[Rasch] Mean diferences and measurement error

Hoi Suen HoiSuen at psu.edu
Tue Jun 5 05:34:37 EST 2007


I don't think it is necessary to assume perfect reliability in tests of 
significance such as the simple t-test. Using concepts in the true score 
model of measurement, the standard error of the mean in the denominator 
of the simple t-test is the standard error of the mean _of OBSERVED 
scores_. Since observed score is the linear combination of true and 
measurement error scores, the standard error of the mean is in fact 
already sqrt(sampling error^2 + measurement error^2). The first term is 
the _sampling_ error of _true_ scores and the second term is random 
measurement error. It is because of these two terms that power in a 
t-test is reduced by heterogeneity (i.e., first term) and unreliability 
(i.e., second term).

This is also true within the conceptual framework of the 
generalizability theory. In that case, the standard error of the mean in 
the t-test is conceptually equivalent to the square root of the expected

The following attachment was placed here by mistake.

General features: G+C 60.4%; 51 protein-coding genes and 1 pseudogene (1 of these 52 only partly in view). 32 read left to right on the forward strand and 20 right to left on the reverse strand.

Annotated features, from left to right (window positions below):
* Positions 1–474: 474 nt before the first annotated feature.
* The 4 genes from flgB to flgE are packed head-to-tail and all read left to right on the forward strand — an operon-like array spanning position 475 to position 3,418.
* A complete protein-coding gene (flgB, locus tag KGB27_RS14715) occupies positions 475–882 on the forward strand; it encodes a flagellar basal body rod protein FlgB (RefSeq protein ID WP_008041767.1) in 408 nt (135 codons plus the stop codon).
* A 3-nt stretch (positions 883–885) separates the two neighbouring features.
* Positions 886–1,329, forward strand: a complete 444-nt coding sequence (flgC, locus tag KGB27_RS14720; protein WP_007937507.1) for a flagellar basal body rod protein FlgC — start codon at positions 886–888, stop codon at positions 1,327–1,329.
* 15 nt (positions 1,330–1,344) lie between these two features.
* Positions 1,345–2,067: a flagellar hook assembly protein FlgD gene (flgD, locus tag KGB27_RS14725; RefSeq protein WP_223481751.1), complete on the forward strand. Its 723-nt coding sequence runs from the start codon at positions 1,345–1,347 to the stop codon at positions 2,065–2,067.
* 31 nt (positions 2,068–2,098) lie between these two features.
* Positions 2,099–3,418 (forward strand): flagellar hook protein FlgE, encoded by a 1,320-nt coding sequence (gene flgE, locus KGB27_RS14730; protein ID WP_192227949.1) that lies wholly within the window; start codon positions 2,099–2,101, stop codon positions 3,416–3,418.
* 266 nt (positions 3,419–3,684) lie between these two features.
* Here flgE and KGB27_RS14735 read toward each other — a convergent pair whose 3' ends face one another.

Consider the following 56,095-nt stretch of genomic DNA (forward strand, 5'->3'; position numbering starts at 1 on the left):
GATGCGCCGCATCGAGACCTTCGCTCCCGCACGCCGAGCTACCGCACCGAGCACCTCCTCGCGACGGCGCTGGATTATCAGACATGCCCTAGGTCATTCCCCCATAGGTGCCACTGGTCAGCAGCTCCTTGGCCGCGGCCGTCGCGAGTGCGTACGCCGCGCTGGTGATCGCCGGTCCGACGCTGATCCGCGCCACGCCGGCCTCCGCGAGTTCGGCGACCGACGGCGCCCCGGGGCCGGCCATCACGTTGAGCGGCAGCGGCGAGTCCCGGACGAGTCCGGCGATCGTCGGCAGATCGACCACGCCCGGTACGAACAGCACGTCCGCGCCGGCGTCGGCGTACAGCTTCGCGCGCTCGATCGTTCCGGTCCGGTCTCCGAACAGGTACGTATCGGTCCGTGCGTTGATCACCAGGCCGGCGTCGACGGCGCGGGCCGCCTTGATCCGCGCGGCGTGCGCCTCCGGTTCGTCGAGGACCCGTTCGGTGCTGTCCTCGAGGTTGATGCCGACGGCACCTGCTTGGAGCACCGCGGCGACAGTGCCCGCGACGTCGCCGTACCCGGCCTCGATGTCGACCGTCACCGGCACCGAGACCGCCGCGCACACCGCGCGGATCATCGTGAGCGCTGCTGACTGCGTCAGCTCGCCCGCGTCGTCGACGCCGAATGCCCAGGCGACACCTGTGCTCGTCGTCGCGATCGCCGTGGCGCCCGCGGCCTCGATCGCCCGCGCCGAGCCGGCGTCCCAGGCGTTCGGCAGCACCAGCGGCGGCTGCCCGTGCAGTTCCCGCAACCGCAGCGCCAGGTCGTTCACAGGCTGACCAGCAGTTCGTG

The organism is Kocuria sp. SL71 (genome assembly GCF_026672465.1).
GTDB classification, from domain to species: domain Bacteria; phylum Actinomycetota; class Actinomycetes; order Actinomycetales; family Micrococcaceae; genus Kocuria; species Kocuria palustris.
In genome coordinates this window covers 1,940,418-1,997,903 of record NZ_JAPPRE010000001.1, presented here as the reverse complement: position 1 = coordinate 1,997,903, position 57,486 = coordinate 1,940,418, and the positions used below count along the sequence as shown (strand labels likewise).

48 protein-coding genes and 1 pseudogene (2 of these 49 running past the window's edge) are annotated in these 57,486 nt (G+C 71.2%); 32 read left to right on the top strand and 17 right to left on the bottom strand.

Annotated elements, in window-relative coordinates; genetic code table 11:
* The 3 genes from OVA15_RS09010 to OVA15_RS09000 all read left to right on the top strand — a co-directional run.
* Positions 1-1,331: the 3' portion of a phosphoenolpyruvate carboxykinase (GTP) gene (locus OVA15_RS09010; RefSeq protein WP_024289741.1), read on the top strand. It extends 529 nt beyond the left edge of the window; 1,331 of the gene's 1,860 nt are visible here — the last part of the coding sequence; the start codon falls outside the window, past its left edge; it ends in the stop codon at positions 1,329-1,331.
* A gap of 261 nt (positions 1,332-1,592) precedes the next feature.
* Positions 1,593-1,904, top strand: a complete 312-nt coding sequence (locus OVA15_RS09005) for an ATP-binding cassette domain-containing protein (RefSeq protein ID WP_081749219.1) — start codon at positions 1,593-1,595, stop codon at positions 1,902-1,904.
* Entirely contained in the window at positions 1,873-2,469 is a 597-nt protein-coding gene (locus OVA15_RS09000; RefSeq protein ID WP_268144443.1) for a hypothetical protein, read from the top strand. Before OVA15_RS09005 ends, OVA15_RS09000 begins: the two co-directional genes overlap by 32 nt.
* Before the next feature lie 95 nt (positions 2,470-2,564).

mean error variance in G-theory.


Andrés Burga León wrote:
> In every statistical test, you found that if you wan't to assess mean 
> differences you could use a simple t test: (mean1 -- mean 2) / 
> standard error. But this formula only considers the sampling error. It 
> assumes perfect reliability.
> What about the measurement error? Why didn't consider it in the 
> assessment of mean differences. I'm not expert in this subject, but 
> could it be possible to made a linear composite of sampling error and 
> measurement error? I mean something like sqrt(sampling error^2 + 
> measurement error^2) and so assess better mean groups differences?

Hoi K. Suen, Ed. D.
Distinguished Professor
Educational Psychology
Penn State
Website: suen.ed.psu.edu <http://suen.ed.psu.edu>

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